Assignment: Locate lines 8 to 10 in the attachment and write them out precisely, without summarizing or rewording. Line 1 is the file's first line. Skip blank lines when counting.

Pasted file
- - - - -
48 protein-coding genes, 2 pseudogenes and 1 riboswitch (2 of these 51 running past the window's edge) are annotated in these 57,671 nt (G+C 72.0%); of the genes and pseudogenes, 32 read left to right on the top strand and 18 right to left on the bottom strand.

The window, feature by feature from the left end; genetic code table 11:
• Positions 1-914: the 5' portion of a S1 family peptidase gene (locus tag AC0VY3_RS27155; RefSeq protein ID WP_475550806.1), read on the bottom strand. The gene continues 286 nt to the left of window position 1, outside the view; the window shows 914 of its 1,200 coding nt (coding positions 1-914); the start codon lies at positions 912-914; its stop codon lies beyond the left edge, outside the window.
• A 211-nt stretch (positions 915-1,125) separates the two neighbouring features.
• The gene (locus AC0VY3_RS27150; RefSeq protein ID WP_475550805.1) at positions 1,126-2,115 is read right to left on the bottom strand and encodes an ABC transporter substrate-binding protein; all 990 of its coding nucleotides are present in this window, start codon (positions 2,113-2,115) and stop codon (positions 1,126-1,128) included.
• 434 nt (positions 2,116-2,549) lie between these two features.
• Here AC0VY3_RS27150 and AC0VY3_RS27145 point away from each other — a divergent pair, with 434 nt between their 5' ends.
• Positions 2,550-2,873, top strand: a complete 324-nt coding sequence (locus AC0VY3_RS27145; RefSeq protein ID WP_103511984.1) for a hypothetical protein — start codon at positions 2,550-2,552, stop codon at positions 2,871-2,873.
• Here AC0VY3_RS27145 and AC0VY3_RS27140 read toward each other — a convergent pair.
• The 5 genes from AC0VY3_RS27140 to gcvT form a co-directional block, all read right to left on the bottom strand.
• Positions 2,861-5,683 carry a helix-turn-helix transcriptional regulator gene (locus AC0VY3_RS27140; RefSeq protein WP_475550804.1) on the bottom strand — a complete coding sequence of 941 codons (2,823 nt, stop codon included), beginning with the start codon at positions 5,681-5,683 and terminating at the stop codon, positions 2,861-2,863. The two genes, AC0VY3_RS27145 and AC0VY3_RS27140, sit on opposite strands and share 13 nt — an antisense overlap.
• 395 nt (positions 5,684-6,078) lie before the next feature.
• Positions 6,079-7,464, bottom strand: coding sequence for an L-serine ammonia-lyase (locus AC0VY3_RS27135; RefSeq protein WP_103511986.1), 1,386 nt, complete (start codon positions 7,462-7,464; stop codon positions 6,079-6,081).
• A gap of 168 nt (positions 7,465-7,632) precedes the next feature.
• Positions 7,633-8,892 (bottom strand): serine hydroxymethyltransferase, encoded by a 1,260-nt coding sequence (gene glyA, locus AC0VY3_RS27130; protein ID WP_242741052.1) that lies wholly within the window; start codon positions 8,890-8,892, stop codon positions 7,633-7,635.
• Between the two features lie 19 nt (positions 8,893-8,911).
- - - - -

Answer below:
• Positions 2,550-2,873, top strand: a complete 324-nt coding sequence (locus AC0VY3_RS27145; RefSeq protein ID WP_103511984.1) for a hypothetical protein — start codon at positions 2,550-2,552, stop codon at positions 2,871-2,873.
• Here AC0VY3_RS27145 and AC0VY3_RS27140 read toward each other — a convergent pair.
• The 5 genes from AC0VY3_RS27140 to gcvT form a co-directional block, all read right to left on the bottom strand.